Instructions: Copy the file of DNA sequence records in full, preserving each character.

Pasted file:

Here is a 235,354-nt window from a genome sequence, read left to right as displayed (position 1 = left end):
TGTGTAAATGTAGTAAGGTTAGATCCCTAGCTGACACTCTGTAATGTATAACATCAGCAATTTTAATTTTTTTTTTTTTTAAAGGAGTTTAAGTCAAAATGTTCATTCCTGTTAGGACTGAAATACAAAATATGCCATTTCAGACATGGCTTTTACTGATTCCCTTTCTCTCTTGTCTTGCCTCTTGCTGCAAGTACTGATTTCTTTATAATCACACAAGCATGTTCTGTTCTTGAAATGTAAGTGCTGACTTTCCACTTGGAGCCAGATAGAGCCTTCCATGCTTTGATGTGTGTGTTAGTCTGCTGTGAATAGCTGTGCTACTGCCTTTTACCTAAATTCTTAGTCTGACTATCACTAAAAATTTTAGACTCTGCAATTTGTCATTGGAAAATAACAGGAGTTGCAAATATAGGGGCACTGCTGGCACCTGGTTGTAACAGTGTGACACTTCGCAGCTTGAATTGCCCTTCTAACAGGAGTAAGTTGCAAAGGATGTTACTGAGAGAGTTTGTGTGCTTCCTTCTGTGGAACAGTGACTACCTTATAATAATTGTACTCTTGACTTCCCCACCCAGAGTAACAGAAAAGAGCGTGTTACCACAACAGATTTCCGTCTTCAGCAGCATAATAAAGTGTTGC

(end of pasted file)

Here is a 235,354-nt window from a genome sequence, read left to right as displayed (position 1 = left end):
TGTGTAAATGTAGTAAGGTTAGATCCCTAGCTGACACTCTGTAATGTATAACATCAGCAATTTTAATTTTTTTTTTTTTTAAAGGAGTTTAAGTCAAAATGTTCATTCCTGTTAGGACTGAAATACAAAATATGCCATTTCAGACATGGCTTTTACTGATTCCCTTTCTCTCTTGTCTTGCCTCTTGCTGCAAGTACTGATTTCTTTATAATCACACAAGCATGTTCTGTTCTTGAAATGTAAGTGCTGACTTTCCACTTGGAGCCAGATAGAGCCTTCCATGCTTTGATGTGTGTGTTAGTCTGCTGTGAATAGCTGTGCTACTGCCTTTTACCTAAATTCTTAGTCTGACTATCACTAAAAATTTTAGACTCTGCAATTTGTCATTGGAAAATAACAGGAGTTGCAAATATAGGGGCACTGCTGGCACCTGGTTGTAACAGTGTGACACTTCGCAGCTTGAATTGCCCTTCTAACAGGAGTAAGTTGCAAAGGATGTTACTGAGAGAGTTTGTGTGCTTCCTTCTGTGGAACAGTGACTACCTTATAATAATTGTACTCTTGACTTCCCCACCCAGAGTAACAGAAAAGAGCGTGTTACCACAACAGATTTCCGTCTTCAGCAGCATAATAAAGTGTTGC